Web pages that include a Boolean search option, usually also provide the contents of the site in a list; sub-categories may be displayed after the top-level heading is "clicked." The lists frequently give only the title of the item of information, however, and not the category or term for the legal concept that the work represents. Therefore, this search method may really be useful only when the user knows the precise title of the document he or she is looking for.
(3) The third retrieval system we have today in international sales law moves away from traditional research methodologies and relies more heavily on the substantive content of the law as a means for the structure of its classification system. It has taken two forms. Both are organized under a provision of a law. Taking the CISG as an example, the first organizes its documents by legal issue, the second also by the use of an "Annotated Text Page."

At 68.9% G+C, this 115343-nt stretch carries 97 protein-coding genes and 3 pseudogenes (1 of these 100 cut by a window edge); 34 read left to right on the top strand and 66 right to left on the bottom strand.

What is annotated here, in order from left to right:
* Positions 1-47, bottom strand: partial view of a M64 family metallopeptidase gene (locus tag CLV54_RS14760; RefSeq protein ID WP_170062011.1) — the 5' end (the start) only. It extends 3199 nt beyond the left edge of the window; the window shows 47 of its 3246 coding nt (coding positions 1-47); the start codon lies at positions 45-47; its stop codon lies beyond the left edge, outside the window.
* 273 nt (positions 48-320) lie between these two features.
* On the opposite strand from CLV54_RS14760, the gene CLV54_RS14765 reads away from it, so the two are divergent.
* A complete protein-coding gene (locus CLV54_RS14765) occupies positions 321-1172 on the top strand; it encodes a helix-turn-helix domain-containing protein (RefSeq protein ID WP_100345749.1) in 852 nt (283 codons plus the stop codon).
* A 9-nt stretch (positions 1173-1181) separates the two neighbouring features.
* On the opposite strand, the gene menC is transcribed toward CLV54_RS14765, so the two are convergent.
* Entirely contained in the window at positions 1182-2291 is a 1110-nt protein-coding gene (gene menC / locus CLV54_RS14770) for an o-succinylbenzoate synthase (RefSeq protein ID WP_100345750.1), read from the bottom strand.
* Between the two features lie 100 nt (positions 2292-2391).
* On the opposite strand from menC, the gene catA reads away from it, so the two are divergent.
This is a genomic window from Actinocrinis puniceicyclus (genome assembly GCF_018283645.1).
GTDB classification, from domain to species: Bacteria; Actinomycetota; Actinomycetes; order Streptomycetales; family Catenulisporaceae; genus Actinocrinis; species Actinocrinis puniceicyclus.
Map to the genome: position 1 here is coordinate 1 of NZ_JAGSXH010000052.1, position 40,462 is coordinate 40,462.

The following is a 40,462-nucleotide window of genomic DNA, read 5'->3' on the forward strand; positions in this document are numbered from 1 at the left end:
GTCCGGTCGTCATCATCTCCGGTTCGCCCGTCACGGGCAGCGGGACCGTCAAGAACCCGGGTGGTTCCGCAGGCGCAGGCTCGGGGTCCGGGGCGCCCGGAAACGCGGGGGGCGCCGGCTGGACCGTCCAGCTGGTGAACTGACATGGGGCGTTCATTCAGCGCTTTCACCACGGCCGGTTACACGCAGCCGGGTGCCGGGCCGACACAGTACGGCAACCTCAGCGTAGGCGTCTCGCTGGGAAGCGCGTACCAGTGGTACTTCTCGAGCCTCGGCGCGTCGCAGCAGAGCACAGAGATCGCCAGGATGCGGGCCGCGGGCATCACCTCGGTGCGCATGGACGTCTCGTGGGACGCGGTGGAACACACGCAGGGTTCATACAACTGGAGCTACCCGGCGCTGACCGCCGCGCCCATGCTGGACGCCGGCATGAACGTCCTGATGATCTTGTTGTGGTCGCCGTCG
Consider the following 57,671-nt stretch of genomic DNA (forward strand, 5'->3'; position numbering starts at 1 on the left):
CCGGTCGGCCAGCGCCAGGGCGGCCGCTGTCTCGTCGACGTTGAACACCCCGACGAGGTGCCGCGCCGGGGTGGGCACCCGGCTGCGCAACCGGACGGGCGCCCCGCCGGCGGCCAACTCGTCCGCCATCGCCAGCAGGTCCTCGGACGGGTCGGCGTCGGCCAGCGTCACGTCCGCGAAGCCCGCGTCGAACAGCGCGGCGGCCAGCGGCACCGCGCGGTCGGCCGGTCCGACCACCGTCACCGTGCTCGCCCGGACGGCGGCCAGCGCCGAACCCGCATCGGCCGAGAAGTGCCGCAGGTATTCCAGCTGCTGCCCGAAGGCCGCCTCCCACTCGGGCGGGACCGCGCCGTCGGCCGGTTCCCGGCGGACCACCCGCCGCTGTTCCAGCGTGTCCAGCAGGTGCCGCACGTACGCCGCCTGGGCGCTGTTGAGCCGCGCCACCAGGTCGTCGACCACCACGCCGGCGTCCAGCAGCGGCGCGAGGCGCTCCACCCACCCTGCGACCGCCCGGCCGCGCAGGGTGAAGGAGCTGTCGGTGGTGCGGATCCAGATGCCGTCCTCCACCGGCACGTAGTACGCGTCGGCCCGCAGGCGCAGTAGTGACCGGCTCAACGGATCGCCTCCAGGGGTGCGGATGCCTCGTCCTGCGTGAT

(a) UNILEX uses a system that organizes CISG cases under each CISG Article pursuant to a list of legal issues that could arise under that Article.
(b) The Institute of International Commercial Law of the Pace University School of Law
Both forms of the third retrieval system take closer strides towards the creation of the architecture necessary for information retrieval; however, neither goes far enough to offer a system that will aid sufficiently in the uniform conceptualization of all international sales law - not yet at least.
All of the aforementioned methods assume that the user has a sophisticated level of knowledge in researching international topics. Most lawyers do not have this knowledge. Collectively, the information is too scattered among the different resources; individually, none of the current resources has established a system adequate to ensure quick, thorough retrieval results when the number of CISG cases and commentaries grows into the tens of thousands. Moreover, foreign case law that is provided through these sources is often written in a language unknown to the reader.